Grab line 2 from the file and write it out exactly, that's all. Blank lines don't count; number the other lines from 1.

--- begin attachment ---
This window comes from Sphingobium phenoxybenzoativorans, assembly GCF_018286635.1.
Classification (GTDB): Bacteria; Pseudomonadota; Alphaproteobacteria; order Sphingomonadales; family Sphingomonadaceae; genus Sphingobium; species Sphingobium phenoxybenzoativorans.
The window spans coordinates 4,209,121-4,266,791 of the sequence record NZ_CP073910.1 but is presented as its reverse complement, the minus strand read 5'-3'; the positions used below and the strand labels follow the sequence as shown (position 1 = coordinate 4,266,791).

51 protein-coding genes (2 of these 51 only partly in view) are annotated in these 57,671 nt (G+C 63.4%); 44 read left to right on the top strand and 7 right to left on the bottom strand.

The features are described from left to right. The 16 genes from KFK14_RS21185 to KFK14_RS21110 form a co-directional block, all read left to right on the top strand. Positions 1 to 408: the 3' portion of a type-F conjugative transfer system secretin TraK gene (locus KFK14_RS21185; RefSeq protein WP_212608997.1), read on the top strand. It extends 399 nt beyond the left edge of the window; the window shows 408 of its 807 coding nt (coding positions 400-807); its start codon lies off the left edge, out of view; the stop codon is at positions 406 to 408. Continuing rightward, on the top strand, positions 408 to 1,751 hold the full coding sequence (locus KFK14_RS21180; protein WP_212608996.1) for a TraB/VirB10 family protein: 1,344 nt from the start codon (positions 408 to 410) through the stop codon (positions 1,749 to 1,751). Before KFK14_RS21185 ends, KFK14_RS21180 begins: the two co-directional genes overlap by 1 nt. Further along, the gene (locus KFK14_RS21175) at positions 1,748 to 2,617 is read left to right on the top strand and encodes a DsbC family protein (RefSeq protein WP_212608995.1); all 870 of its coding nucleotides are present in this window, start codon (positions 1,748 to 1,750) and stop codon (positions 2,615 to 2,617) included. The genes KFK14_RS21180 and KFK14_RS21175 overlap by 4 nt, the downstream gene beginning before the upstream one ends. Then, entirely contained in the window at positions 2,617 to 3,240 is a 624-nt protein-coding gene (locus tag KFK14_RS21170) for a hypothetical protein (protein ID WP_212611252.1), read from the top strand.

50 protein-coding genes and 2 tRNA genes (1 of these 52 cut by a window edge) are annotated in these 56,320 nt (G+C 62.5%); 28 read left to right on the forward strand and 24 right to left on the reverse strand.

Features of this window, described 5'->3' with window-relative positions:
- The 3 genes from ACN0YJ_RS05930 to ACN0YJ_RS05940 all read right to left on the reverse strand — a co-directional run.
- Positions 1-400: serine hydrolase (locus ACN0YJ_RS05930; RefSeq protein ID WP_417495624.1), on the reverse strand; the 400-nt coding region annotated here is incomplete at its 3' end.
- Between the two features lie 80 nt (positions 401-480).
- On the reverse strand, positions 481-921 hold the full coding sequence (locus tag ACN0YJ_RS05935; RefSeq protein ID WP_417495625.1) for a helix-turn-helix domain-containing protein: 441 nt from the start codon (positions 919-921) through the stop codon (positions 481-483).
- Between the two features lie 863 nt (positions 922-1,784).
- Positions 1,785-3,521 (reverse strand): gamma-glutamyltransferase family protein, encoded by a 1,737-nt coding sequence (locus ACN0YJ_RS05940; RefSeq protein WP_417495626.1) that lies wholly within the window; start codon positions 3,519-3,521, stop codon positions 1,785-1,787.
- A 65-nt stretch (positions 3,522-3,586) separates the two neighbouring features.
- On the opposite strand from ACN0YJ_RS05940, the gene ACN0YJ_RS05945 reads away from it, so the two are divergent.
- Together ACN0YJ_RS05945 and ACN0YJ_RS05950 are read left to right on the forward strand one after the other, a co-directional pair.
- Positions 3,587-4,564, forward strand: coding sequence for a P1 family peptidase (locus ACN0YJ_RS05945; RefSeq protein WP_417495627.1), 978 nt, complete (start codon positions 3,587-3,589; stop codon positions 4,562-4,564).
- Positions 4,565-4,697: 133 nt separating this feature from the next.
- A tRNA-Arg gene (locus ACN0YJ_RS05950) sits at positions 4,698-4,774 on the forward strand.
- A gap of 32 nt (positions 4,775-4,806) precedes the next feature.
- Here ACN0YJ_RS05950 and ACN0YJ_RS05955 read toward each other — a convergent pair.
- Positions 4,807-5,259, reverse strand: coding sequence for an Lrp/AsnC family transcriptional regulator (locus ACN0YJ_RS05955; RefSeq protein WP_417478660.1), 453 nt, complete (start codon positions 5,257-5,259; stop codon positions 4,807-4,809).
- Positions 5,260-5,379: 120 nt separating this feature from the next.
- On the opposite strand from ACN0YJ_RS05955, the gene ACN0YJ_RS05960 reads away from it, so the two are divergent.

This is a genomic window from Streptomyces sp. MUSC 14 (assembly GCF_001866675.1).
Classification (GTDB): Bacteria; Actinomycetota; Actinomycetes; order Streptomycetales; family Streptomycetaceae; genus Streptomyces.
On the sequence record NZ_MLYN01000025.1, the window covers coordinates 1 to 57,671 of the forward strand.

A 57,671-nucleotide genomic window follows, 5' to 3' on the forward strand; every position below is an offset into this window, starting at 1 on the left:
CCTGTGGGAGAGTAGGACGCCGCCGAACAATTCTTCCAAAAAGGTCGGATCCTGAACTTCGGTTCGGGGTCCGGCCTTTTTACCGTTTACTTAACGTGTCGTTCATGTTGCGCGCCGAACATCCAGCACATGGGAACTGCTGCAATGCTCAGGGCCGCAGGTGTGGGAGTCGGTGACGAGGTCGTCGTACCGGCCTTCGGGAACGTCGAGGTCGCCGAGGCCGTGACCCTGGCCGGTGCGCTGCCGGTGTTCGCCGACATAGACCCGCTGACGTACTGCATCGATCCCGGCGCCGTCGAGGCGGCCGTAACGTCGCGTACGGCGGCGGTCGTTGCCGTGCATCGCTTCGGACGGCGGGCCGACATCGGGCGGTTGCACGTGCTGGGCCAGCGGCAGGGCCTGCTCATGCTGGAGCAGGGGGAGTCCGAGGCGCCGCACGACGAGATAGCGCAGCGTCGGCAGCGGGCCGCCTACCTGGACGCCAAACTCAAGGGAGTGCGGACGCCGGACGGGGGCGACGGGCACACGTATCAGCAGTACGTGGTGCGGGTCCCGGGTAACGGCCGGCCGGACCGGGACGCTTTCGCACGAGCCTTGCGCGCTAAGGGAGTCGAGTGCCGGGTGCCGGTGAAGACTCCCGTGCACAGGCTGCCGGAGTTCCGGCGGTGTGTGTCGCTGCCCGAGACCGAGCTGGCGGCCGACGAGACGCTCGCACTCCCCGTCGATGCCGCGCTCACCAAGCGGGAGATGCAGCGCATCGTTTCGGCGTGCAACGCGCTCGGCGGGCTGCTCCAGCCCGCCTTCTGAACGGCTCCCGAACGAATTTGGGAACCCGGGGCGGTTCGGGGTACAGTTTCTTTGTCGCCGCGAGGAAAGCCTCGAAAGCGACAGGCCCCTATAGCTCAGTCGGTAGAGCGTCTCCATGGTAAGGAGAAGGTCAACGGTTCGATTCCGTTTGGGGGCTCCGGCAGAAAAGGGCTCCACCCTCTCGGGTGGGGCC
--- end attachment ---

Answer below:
Classification (GTDB): Bacteria; Pseudomonadota; Alphaproteobacteria; order Sphingomonadales; family Sphingomonadaceae; genus Sphingobium; species Sphingobium phenoxybenzoativorans.